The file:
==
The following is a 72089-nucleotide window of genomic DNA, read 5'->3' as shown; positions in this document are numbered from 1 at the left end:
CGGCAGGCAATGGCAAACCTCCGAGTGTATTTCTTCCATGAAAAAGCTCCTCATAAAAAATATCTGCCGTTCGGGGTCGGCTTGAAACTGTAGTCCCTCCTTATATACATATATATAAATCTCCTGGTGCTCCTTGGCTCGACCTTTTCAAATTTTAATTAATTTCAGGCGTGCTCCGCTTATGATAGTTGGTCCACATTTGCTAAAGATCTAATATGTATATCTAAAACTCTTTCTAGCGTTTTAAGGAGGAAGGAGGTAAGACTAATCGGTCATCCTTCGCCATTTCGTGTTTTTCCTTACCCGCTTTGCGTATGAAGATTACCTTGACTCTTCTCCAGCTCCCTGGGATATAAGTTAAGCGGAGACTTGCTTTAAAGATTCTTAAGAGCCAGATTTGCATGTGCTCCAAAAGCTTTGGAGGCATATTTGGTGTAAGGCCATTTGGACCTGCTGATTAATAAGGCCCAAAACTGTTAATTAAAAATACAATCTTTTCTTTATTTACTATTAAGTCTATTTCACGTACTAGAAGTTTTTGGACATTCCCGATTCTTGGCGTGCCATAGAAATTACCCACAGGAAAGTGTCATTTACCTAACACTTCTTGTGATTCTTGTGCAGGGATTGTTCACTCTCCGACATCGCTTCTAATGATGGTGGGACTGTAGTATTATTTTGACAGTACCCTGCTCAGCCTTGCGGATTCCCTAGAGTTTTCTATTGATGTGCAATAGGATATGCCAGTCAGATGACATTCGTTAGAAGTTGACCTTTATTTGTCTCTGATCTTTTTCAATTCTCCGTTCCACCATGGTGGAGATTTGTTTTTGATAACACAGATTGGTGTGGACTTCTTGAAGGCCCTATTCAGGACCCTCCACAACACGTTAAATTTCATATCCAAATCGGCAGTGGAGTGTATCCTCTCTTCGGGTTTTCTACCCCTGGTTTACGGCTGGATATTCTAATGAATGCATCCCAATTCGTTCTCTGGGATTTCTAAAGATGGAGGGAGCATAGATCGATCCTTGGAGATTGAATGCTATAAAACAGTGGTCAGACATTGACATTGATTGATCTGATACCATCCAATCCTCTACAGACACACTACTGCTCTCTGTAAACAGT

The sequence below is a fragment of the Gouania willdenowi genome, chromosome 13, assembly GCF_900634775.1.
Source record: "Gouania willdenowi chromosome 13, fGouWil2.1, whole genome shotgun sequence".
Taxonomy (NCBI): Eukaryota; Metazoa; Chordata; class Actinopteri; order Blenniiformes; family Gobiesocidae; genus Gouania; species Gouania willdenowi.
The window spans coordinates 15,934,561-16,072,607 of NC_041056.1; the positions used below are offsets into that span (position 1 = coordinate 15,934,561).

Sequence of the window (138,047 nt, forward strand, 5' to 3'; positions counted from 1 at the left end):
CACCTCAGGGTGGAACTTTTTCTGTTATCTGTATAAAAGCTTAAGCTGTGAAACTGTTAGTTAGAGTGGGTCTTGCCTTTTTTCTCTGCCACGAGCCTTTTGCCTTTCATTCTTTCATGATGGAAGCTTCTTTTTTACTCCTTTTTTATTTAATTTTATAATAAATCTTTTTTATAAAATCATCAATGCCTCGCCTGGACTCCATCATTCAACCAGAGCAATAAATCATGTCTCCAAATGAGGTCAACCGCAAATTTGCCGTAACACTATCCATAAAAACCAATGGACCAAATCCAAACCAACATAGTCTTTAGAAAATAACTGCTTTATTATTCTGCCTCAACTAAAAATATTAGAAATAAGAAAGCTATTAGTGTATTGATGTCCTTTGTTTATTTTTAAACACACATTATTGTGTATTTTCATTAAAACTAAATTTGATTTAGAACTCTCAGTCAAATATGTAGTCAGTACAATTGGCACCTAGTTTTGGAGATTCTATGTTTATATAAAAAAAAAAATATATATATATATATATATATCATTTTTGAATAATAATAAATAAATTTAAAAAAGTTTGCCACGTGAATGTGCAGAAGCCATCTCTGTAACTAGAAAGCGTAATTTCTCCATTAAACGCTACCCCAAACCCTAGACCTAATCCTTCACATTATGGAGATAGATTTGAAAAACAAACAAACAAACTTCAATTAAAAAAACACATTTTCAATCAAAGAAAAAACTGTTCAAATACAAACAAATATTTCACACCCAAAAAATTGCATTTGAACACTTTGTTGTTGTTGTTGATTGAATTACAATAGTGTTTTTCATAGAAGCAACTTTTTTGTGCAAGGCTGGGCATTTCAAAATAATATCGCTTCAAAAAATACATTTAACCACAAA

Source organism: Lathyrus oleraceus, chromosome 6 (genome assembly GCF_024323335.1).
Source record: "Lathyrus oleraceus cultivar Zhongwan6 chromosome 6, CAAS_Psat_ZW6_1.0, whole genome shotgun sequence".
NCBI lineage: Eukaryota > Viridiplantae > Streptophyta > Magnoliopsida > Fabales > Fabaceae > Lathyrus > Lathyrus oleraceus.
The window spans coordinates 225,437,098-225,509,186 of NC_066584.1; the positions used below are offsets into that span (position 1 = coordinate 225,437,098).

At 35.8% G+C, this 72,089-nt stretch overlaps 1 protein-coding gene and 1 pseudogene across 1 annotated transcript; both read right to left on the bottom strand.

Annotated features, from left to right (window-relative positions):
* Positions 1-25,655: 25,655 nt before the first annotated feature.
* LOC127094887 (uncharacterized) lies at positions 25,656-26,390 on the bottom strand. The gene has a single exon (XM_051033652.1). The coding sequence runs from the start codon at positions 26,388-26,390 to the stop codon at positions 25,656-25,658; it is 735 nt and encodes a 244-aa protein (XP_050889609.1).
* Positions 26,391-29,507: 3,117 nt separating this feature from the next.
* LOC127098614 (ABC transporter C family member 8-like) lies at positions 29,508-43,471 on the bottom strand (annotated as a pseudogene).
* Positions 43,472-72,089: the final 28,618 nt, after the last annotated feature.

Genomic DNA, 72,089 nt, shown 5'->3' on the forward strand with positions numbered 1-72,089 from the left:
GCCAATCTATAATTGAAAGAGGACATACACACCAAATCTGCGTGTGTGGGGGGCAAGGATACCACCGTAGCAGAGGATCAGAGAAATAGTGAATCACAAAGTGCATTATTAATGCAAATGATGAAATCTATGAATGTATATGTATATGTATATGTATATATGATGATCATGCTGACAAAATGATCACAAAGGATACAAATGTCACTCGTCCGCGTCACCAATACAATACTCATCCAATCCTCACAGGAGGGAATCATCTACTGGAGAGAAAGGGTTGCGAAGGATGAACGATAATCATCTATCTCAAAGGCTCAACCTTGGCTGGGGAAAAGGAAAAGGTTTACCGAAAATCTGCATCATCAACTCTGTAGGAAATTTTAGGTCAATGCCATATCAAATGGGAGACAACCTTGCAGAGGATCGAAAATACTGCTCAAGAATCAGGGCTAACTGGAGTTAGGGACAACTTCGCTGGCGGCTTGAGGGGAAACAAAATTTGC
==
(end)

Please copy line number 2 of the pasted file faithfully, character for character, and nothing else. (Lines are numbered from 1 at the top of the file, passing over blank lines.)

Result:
CGGCAGGCAATGGCAAACCTCCGAGTGTATTTCTTCCATGAAAAAGCTCCTCATAAAAAATATCTGCCGTTCGGGGTCGGCTTGAAACTGTAGTCCCTCCTTATATACATATATATAAATCTCCTGGTGCTCCTTGGCTCGACCTTTTCAAATTTTAATTAATTTCAGGCGTGCTCCGCTTATGATAGTTGGTCCACATTTGCTAAAGATCTAATATGTATATCTAAAACTCTTTCTAGCGTTTTAAGGAGGAAGGAGGTAAGACTAATCGGTCATCCTTCGCCATTTCGTGTTTTTCCTTACCCGCTTTGCGTATGAAGATTACCTTGACTCTTCTCCAGCTCCCTGGGATATAAGTTAAGCGGAGACTTGCTTTAAAGATTCTTAAGAGCCAGATTTGCATGTGCTCCAAAAGCTTTGGAGGCATATTTGGTGTAAGGCCATTTGGACCTGCTGATTAATAAGGCCCAAAACTGTTAATTAAAAATACAATCTTTTCTTTATTTACTATTAAGTCTATTTCACGTACTAGAAGTTTTTGGACATTCCCGATTCTTGGCGTGCCATAGAAATTACCCACAGGAAAGTGTCATTTACCTAACACTTCTTGTGATTCTTGTGCAGGGATTGTTCACTCTCCGACATCGCTTCTAATGATGGTGGGACTGTAGTATTATTTTGACAGTACCCTGCTCAGCCTTGCGGATTCCCTAGAGTTTTCTATTGATGTGCAATAGGATATGCCAGTCAGATGACATTCGTTAGAAGTTGACCTTTATTTGTCTCTGATCTTTTTCAATTCTCCGTTCCACCATGGTGGAGATTTGTTTTTGATAACACAGATTGGTGTGGACTTCTTGAAGGCCCTATTCAGGACCCTCCACAACACGTTAAATTTCATATCCAAATCGGCAGTGGAGTGTATCCTCTCTTCGGGTTTTCTACCCCTGGTTTACGGCTGGATATTCTAATGAATGCATCCCAATTCGTTCTCTGGGATTTCTAAAGATGGAGGGAGCATAGATCGATCCTTGGAGATTGAATGCTATAAAACAGTGGTCAGACATTGACATTGATTGATCTGATACCATCCAATCCTCTACAGACACACTACTGCTCTCTGTAAACAGT